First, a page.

A crisis is never far away in aviation. Corona can be digested, Peter Gerber, CEO of Brussels Airlines, fears that new flight restrictions at Zaventem herald the end of its beloved African hub. ‘The airport would become a small provincial airport.’
Profits, new planes, extra jobs, social peace returned and two civil servants fired: Brussels Airlines seems to be on top after the corona pandemic. But in aviation, a new crisis is never far away. Brussels Airlines CEO Peter Gerber (58) knows this better than anyone. He is worried about the sharp wage increases and is angry about the first steps taken by the Federal Minister of Mobility Georges Gilkinet (Ecolo) to solve the decades-long case of noise pollution at Zaventem airport.
The past year has been turbulent anyway. There was a flurry of travel in Belgium after the lifting of corona restrictions. There were start-up problems at the airport. The subsequent social unrest led to a violent confrontation between unions and management, with several days of strike just before the start of the summer holidays. In the end, it did not detract from a top summer for the Belgian Lufthansa subsidiary, which delivered the best quarter in its history. This caused Lufthansa to repay the corona subsidy of 290 million euros from the Belgian state early.
It is a scandal that Zaventem airport is not served by high-speed trains. Those in charge in Europe say they love trains, but they don’t make it possible.
Gerber, experienced at Lufthansa in personnel matters, looks back on it ‘with mixed feelings’. ‘It was very nice that we could fly again after two years. We had our goal back. But there was also a lot of operational pressure. Yes, I underestimated the situation like everyone else in the sector,’ says Gerber now. “So much came together. The start-up from nothing to 100 percent was not easy. A new work schedule was added, and it was also summer. So it’s always a little more than 100 percent commitment. A restaurant in Knokke also kicks things off in the summer . It is no different with us”.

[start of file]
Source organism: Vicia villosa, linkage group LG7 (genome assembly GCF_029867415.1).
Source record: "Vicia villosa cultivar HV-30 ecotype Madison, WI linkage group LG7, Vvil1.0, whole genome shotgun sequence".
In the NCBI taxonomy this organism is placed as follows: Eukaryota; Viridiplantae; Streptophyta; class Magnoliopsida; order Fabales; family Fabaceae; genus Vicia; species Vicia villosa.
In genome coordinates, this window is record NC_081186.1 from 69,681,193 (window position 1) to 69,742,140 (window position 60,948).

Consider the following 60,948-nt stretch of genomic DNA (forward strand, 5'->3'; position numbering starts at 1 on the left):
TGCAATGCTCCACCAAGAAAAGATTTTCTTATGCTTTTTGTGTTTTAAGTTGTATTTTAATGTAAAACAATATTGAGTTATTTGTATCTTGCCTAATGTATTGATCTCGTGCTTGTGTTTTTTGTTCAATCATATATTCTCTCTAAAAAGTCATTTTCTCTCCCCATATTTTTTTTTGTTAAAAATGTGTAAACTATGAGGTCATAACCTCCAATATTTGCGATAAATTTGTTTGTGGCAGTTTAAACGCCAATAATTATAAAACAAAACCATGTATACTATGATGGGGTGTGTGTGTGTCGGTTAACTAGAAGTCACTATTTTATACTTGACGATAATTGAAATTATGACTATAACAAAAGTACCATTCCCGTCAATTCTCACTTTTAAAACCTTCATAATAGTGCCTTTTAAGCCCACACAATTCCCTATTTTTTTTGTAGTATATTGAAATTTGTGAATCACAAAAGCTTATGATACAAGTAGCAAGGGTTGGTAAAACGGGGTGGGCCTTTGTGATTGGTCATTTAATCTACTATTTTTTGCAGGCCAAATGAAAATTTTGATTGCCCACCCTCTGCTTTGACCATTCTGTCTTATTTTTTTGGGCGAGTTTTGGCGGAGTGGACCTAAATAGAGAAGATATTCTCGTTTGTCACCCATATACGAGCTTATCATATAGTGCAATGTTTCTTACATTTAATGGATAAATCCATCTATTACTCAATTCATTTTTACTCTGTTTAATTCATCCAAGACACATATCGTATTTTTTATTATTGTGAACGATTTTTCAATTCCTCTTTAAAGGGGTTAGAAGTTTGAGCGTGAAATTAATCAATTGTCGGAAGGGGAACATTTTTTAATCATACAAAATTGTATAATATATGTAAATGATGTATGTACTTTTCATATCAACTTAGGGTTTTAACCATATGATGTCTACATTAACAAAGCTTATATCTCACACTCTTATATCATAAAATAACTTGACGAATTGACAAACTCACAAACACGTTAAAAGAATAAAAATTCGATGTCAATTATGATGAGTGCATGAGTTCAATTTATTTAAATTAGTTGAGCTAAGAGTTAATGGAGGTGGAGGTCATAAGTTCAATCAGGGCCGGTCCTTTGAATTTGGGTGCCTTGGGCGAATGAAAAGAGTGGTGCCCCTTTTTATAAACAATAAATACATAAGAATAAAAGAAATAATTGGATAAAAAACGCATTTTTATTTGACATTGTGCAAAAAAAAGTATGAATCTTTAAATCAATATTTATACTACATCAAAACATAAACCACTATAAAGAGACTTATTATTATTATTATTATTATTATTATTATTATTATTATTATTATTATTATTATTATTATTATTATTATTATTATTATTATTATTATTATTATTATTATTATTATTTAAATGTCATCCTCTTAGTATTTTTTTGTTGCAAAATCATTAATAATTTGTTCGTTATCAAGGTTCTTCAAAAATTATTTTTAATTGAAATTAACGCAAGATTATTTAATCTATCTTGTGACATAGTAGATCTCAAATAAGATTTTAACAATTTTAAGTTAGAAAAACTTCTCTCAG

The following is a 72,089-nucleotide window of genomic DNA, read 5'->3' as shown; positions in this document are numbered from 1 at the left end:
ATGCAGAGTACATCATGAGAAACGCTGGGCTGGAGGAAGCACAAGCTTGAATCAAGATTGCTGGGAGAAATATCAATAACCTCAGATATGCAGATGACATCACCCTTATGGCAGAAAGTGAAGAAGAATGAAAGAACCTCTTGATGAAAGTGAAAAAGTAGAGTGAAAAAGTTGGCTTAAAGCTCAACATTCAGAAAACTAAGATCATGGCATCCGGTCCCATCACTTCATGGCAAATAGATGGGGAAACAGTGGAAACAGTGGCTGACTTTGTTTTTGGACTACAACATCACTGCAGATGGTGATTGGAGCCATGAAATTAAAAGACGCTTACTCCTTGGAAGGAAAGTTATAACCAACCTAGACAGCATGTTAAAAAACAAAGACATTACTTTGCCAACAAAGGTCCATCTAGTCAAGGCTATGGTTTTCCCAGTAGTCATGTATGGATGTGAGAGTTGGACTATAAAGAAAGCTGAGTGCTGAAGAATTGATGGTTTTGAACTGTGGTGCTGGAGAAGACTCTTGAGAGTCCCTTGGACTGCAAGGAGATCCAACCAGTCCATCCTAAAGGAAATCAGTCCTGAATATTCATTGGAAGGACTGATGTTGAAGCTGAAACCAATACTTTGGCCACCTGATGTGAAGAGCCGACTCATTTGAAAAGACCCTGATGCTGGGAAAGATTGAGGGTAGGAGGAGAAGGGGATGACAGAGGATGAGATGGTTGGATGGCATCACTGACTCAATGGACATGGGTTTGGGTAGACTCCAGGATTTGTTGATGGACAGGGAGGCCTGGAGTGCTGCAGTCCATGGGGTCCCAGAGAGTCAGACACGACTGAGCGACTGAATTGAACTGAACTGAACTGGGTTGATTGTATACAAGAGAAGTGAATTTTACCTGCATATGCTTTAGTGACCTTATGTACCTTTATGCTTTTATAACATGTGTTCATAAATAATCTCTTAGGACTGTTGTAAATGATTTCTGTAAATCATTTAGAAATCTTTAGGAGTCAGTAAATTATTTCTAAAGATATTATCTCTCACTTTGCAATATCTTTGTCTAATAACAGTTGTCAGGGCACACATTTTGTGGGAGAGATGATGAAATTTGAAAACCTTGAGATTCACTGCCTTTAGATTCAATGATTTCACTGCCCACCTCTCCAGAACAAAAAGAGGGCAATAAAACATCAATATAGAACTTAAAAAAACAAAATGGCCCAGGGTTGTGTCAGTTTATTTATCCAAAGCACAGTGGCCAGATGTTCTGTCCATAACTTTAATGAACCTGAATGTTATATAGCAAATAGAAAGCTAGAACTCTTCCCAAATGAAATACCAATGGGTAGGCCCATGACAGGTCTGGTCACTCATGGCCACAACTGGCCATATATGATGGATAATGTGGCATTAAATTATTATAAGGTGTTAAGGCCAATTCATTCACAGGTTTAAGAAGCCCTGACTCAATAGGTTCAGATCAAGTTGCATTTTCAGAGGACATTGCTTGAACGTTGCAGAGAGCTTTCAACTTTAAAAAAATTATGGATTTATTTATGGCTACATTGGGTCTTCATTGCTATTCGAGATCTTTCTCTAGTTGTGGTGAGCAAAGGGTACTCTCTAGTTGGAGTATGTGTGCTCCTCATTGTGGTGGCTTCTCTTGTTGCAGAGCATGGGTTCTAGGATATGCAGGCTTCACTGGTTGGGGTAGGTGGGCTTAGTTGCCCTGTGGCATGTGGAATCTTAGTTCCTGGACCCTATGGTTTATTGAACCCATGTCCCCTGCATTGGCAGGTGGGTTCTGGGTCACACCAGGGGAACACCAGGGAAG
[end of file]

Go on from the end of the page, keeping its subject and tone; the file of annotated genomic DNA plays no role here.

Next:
Brussels Airlines canceled hundreds of flights to keep staff workload manageable. Social peace returned, and Gerber looks to the future with confidence. This is also why Brussels Airlines announced this week that they are taking some new planes into service and recruiting 200 extra people.
‘There are still many questions. Do people still have enough money to travel because of high inflation and energy costs? We do not know. But at the moment bookings for the first quarter of next year are going well. You have to be optimistic in this business.’
At the end of October, you promised to repay the corona loan of 290 million euros to the Belgian state this year. Has it already happened?
Peter Gerber: ‘No. But it will definitely happen this month. I am very grateful for the support we received from the Belgian government. And the authorities who gave us that support were right: we are a healthy company again.’
In the first corona year, there was a lot of restructuring. A quarter of the 4,000 employees lost their jobs and 16 of the 54 planes disappeared. Brussels Airlines was already stretched thin. Like the rest of the Belgian business community, you must index the wages. How does Brussels Airlines handle it?
Gerber: ‘In an international company such as aviation, the automatic index adjustment of wages is a disadvantage. If you have a healthy cost structure, as we had after the restructuring, you can manage for a year or two, but after that it becomes more difficult. We need to look at cost savings. One of the ways to do that is to grow, then we achieve economies of scale. That’s what we’re doing now, with the extra units for next summer. There will be more pressure for the years after 2023. We will have to look for more efficiency.’
Does it jeopardize your plans to quickly make Brussels Airlines profitable in a sustainable way?